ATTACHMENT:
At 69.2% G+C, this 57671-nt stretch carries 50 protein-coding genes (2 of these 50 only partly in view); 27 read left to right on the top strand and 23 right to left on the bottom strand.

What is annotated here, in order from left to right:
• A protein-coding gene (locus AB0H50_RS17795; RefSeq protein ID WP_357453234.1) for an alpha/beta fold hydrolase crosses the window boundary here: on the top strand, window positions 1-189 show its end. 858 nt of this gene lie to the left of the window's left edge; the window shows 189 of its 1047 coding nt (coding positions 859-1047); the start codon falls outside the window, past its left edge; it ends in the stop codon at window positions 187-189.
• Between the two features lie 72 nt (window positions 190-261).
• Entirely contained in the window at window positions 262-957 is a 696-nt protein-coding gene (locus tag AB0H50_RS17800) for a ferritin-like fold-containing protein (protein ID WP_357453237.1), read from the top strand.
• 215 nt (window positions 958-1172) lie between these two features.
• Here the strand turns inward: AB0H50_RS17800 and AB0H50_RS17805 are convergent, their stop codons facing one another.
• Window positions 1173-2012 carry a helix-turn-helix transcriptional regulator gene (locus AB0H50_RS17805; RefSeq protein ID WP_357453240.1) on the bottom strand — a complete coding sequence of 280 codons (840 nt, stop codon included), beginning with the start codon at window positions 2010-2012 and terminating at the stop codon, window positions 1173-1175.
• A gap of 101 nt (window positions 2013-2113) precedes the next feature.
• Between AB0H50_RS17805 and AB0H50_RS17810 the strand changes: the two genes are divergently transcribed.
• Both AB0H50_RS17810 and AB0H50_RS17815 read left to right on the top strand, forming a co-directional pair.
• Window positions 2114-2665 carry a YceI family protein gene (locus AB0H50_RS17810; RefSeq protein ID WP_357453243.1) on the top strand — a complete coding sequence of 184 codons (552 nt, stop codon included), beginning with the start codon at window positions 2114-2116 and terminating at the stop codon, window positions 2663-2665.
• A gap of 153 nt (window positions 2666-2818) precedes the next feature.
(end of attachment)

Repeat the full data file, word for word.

At 69.2% G+C, this 57671-nt stretch carries 50 protein-coding genes (2 of these 50 only partly in view); 27 read left to right on the top strand and 23 right to left on the bottom strand.

What is annotated here, in order from left to right:
• A protein-coding gene (locus AB0H50_RS17795; RefSeq protein ID WP_357453234.1) for an alpha/beta fold hydrolase crosses the window boundary here: on the top strand, window positions 1-189 show its end. 858 nt of this gene lie to the left of the window's left edge; the window shows 189 of its 1047 coding nt (coding positions 859-1047); the start codon falls outside the window, past its left edge; it ends in the stop codon at window positions 187-189.
• Between the two features lie 72 nt (window positions 190-261).
• Entirely contained in the window at window positions 262-957 is a 696-nt protein-coding gene (locus tag AB0H50_RS17800) for a ferritin-like fold-containing protein (protein ID WP_357453237.1), read from the top strand.
• 215 nt (window positions 958-1172) lie between these two features.
• Here the strand turns inward: AB0H50_RS17800 and AB0H50_RS17805 are convergent, their stop codons facing one another.
• Window positions 1173-2012 carry a helix-turn-helix transcriptional regulator gene (locus AB0H50_RS17805; RefSeq protein ID WP_357453240.1) on the bottom strand — a complete coding sequence of 280 codons (840 nt, stop codon included), beginning with the start codon at window positions 2010-2012 and terminating at the stop codon, window positions 1173-1175.
• A gap of 101 nt (window positions 2013-2113) precedes the next feature.
• Between AB0H50_RS17805 and AB0H50_RS17810 the strand changes: the two genes are divergently transcribed.
• Both AB0H50_RS17810 and AB0H50_RS17815 read left to right on the top strand, forming a co-directional pair.
• Window positions 2114-2665 carry a YceI family protein gene (locus AB0H50_RS17810; RefSeq protein ID WP_357453243.1) on the top strand — a complete coding sequence of 184 codons (552 nt, stop codon included), beginning with the start codon at window positions 2114-2116 and terminating at the stop codon, window positions 2663-2665.
• A gap of 153 nt (window positions 2666-2818) precedes the next feature.